Being scared of what people will think of you is the absolute worst thing for your music. It stifles your songs’ creative value. If you’re constantly trying to conform to how other bands sound just to be accepted your music will suffer.
Record everything you do. You never know when you’ll get into a groove (especially when jamming) and by the time you finish you might not remember what you were doing that sounded sick.
When finished recording, don’t just tuck the recording away and forget about it. Listen to it within 3 days to see what sounded good, see what needs improvement, and to smooth out the diamonds in the rough.
Try to include vocals as you’re coming up with songs; coming up with the music first then adding vocals sometimes works, but often the music and vocals will build off of each other. (so as you’re coming up with the music for the refrain, try finding what the vocal line is gonna be, then maybe the music will change based off of that)
COLLABORATE! Maybe the thing your song needs is female vocals, or some deep cello notes. Every time someone brings something new to the table you have huge opportunities to be creative. Be sure to offer your help with their music as well.
Maybe this is your first band, or maybe you don’t want this one to end in flames like the last one. Either way, you want it to run like a well-oiled machine. Here are some tips to cut the band conflict short and make the most of your group.
1. Don’t teach someone an instrument – you don’t know if this person is musically inclined, and you definitely don’t know if they will like it for the long term. I’ve been in this situation before. The person I taught turned out to be a leech of time and resources.
2. When forming your band, try to choose members that either enjoy similar music, or are open minded towards all music. For instance, don’t choose one guy that will ONLY play death metal, and another who will ONLY play country. Often having a broad spectrum of influences helps creativity, but when members aren’t willing to work with other genres there will be friction between them.
3. Recognize when someone’s just in your group for attention.
Signs of this are:
- Showing up late
- Not learning their part
- Not contributing to the creative process
4. Don’t be too controlling. Let the creativity flow between everyone, don’t take the songwriting all upon yourself. You’ll just get fatigued and your bandmates will get angry. They want a slice of the glory too.
5. If any member is perpetually making excuses as to why he is late or never showed up, he or she doesn’t deserve to be a part of your group.
6. Jam. Just jam, have fun; don’t spend 100% of every practice writing, just play together. This is the only way to grow more comfortable musically and truly get to know your band mates’ musical styles.
7. When recruiting members, be wary of very headstrong individuals.
|Adj.||1.||headstrong - habitually disposed to disobedience and opposition|
You might think they make you look “HaRdCoRe as Fuark xX Xx” but 90% of the time, they will fuck you over in the end.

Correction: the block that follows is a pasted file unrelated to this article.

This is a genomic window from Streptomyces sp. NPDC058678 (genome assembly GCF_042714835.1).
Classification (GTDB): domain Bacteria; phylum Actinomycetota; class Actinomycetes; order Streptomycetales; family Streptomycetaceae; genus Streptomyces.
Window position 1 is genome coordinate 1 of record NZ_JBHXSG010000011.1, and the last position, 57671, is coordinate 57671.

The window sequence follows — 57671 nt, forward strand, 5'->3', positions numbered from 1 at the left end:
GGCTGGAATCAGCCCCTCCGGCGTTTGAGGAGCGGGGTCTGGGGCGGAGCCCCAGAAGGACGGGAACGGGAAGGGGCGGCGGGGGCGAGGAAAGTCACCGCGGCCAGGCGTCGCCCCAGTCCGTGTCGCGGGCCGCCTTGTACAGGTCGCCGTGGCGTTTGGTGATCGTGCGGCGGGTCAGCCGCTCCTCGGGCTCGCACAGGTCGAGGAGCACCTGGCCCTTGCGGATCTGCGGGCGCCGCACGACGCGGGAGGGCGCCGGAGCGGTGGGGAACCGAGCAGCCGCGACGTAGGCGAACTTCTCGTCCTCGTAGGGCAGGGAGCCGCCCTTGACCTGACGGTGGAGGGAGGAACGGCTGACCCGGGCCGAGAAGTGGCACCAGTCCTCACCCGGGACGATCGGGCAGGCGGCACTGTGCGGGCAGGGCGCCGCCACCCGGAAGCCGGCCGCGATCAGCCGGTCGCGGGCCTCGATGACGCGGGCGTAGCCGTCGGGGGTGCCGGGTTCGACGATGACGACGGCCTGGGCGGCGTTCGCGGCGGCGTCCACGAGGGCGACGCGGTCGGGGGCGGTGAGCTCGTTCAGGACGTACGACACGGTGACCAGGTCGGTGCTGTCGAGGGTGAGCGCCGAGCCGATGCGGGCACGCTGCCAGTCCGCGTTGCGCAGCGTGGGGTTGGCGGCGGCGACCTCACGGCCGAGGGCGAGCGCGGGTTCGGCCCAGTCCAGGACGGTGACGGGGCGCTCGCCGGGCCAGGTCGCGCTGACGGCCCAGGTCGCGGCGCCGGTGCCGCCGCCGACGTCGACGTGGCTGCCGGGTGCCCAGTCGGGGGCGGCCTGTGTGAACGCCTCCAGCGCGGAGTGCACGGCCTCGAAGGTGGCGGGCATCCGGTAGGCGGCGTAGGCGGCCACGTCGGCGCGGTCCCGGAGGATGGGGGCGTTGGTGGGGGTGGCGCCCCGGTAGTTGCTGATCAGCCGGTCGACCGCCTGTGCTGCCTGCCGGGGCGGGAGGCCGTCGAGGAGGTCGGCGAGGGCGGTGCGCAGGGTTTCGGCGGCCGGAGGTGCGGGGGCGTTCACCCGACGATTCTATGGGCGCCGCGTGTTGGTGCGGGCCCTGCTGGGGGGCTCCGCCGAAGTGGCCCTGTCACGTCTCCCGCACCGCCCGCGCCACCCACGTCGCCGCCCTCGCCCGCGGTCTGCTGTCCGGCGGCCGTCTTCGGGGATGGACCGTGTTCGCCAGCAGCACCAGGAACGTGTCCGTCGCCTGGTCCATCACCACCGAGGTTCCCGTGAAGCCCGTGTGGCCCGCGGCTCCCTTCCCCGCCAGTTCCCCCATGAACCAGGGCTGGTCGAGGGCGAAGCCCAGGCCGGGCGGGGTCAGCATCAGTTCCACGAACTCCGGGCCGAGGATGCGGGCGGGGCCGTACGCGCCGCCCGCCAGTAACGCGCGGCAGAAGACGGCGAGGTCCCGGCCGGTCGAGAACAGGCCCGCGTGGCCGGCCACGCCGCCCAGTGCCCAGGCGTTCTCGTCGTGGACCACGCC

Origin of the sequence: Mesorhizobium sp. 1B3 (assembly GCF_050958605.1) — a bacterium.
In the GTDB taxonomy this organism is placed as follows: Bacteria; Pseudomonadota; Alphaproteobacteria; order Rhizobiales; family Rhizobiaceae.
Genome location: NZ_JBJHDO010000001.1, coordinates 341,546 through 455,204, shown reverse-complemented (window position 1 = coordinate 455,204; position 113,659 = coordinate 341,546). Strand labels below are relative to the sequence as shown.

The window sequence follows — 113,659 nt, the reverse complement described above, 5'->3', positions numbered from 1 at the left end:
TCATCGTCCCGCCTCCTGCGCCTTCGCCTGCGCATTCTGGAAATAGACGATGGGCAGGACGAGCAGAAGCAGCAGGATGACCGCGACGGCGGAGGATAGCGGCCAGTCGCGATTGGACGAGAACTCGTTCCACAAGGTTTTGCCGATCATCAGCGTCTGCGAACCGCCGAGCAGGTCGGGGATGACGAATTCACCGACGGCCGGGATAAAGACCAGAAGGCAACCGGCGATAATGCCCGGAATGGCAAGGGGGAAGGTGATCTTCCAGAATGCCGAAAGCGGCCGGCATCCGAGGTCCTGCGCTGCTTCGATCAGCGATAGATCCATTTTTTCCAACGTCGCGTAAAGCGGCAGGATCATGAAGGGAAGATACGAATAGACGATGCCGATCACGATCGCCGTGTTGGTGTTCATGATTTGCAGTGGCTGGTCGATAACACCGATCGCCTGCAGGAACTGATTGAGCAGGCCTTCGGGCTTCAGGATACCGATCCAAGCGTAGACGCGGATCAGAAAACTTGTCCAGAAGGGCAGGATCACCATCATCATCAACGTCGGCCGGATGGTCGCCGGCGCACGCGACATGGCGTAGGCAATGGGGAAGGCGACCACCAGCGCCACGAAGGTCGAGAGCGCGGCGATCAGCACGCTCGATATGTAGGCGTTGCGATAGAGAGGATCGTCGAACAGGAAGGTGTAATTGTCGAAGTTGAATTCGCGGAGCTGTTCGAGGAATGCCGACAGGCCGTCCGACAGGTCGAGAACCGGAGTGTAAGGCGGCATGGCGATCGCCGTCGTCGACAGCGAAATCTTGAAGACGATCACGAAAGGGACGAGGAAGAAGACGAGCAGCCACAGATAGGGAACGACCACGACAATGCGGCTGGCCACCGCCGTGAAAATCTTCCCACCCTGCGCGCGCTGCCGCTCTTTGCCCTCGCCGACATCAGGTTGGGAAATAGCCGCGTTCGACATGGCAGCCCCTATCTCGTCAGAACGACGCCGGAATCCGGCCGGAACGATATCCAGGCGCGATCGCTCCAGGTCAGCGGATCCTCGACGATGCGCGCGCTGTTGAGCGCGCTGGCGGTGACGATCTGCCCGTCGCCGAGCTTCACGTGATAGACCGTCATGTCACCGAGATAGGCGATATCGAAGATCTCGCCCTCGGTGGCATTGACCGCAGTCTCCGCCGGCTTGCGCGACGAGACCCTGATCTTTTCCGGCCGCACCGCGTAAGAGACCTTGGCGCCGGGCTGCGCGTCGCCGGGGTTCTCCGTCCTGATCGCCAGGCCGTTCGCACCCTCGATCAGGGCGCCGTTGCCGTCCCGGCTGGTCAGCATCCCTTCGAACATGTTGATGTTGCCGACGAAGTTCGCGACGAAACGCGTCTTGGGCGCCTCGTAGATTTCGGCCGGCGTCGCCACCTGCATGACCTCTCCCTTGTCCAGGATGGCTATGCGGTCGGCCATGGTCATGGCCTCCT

Band conflict might have stopped thousands of music groups before you, but it’s not going to stop you now that I have armed you with these tips. Now go grow a dick and fuck the world!
Have plenty of these available. Also make past releases and EP’s ready for your fans. Download cards are also a good idea.
You can get really creative here, put anything from your bands logo to a full-fledged work of art on your band’s shirt. Experiment with different shirt styles and be sure to have girls shirts available.
Plain and simple. Order wristbands with your band’s name on them. You can also choose different widths of bracelets, one inch bracelets are quite popular lately.
Try to give these out for free. People will stick them everywhere for you, so it’s basically promotion.
Not everyone buys hats, but when they do, they tend to wear them often. This offers good promotion.
Once again, these get worn more often than t-shirts. Just make sure they fit well so your supporters will, wear them often.
7. Booty Shorts
Nothing feels better than seeing your band’s name on a chick’s butt.
8. Electronics Skins
Everybody wants to personalize their stuff these days, so why not throw some laptop and ipod skins, with your name on them, on your merch table?
If you’re like most bands, your fanbase probably consists of 14 year olds that are yearning to represent their favorite things on the walls of their bedrooms. This is why you should sell posters at your shows.
10. Novelty Items
Keychains, vinyls, koozies, coasters, special edition signed merch, and any other knicknacks you think your fans want. The customer is always right, right?
Are you sick of playing the same songs day after day in your drummer’s garage fantasizing about making a career out of your music? You need to get out and play some shows in your town, but you probably don’t know where to go, or what to ask. First you need to ask yourself: do I want to play for free to get exposure, or do I want to get paid for this gig?